The Line Between The Social Drinker vs. Alcoholic
Alcoholism can devastate families, break apart relationships, and ruin career opportunities. While social drinking can be a normal part of life, it can also easily devolve into alcohol dependency. This transition often happens slowly over years of social drinking, so the line between social drinking and alcoholism is blurred. What is the difference between a healthy relationship with alcohol and problem drinking? Here are several clues to help you recognize the signs and symptoms of alcoholism:
This may sound simplistic, but the easiest way to tell the difference between social drinking and alcoholism is that healthy social drinkers are social! Many people drink socially because it helps them feel more outgoing or friendly in social settings, but problem drinking can cause just the opposite to happen. Wine with dinner or a few beers with your buddies can gradually turn into an alcohol problem. You may notice your relationships beginning to break down or dissolve completely. Your friends may not want to hang around anymore, because you drink too much and are out of control. You may even end up drinking alone because you’ve alienated your friends and family with your heavy drinking. What started as social drinking is now very antisocial behavior.
A typical social drinker may have a hangover now and then, but drinking alcohol would almost never impact their work or home life. Alcoholics experience a myriad of negative consequences as a result of their drinking. Unfortunately recognizing the connection between negative consequences and heavy drinking can be difficult for alcoholics. As social drinking transforms into problem drinking, the negative impacts will also worsen. Getting into alcohol-related car accidents or needing to call into work sick due to a hangover are two examples of the negative effects alcohol addiction can have on your life, but there are many negative consequences of alcoholism that may be less noticeable.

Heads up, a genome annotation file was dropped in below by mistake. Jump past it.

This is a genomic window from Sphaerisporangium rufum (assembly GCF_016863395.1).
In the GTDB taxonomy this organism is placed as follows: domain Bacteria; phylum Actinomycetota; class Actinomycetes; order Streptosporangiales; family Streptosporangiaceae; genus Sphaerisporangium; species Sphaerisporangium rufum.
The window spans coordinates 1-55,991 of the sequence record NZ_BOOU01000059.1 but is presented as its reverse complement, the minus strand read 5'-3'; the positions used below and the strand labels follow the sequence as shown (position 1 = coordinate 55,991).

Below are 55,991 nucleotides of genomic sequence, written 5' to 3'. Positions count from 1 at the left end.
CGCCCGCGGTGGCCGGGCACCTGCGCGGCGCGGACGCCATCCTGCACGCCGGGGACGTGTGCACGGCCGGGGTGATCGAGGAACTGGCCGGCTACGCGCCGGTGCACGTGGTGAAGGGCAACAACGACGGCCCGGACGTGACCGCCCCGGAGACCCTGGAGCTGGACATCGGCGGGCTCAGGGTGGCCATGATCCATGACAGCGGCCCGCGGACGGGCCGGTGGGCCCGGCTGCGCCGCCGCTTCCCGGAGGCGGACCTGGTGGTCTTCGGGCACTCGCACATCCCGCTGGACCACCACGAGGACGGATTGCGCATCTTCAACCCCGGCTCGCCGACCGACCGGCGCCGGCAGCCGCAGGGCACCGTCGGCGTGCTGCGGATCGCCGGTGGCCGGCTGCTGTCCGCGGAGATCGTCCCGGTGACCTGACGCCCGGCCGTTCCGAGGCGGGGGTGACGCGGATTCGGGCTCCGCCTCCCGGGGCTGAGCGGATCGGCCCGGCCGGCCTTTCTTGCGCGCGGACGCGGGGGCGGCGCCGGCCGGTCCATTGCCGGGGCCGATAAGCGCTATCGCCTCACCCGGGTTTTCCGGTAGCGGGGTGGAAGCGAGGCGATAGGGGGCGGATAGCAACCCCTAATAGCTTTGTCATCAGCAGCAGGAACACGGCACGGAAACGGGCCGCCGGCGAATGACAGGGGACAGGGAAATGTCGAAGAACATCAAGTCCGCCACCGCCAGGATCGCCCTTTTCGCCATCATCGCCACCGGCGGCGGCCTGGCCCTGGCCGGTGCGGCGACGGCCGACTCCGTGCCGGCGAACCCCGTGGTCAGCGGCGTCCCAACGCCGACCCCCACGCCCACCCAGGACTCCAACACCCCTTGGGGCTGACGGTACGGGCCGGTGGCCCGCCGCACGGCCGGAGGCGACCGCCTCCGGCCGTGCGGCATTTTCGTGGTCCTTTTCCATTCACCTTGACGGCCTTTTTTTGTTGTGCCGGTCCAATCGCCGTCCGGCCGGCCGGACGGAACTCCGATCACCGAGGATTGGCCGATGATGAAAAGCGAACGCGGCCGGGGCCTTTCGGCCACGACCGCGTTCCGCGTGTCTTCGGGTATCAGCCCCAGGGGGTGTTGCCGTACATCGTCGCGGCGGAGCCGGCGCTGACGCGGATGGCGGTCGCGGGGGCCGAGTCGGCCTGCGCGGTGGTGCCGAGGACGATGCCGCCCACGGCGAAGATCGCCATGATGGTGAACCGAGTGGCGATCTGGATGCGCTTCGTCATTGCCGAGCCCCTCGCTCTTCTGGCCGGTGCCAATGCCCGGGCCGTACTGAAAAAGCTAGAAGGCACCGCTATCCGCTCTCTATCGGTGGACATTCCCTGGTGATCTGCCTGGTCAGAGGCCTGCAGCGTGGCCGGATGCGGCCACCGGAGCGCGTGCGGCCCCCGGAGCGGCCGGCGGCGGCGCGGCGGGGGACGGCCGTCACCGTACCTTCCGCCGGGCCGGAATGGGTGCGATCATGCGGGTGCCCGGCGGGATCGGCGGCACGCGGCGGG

Some social drinkers find that alcohol helps them unwind after a tough day at work. Social drinkers recognize that alcohol may relieve some stress, but they don’t rely on alcohol as their main outlet for stress relief. Drinking to relieve stress is one of the most common reasons people start drinking heavily. Emotional drinking is yet another sign that you may have an alcohol dependency. If you drink to escape from your problems or to numb your pain, you probably have an alcohol problem. Those who have an alcohol dependency also tend to have trouble finding other coping mechanisms. Alcohol becomes their main strategy for dealing with sadness or stress.
Unable to Moderate
Social drinkers don’t drink to get drunk; they are able to moderate and plan ahead when it comes to drinking alcohol. This is a major difference between social drinkers and alcoholics. Those who are dependent on alcohol may find themselves routinely having many more drinks than they had originally planned. They may also feel the need to become intoxicated every time they drink. An inability to practice moderation and routine binge drinking are two major signs that you may have a drinking problem.
Seeking Help When Social Drinking Turns into Abuse or Alcoholism
If one or more of these signs sound familiar, it’s time to get the help you need now. Don’t let alcoholism destroy your life. The Treatment Specialist will connect you with a treatment center that is here to help you understand the underlying causes of your addiction so you can take responsibility and overcome your alcoholism. Contact a professional Admissions Counselor today to start your journey toward a healthier, happier lifestyle. Call to speak to a Treatment Specialist at 866-644-7911.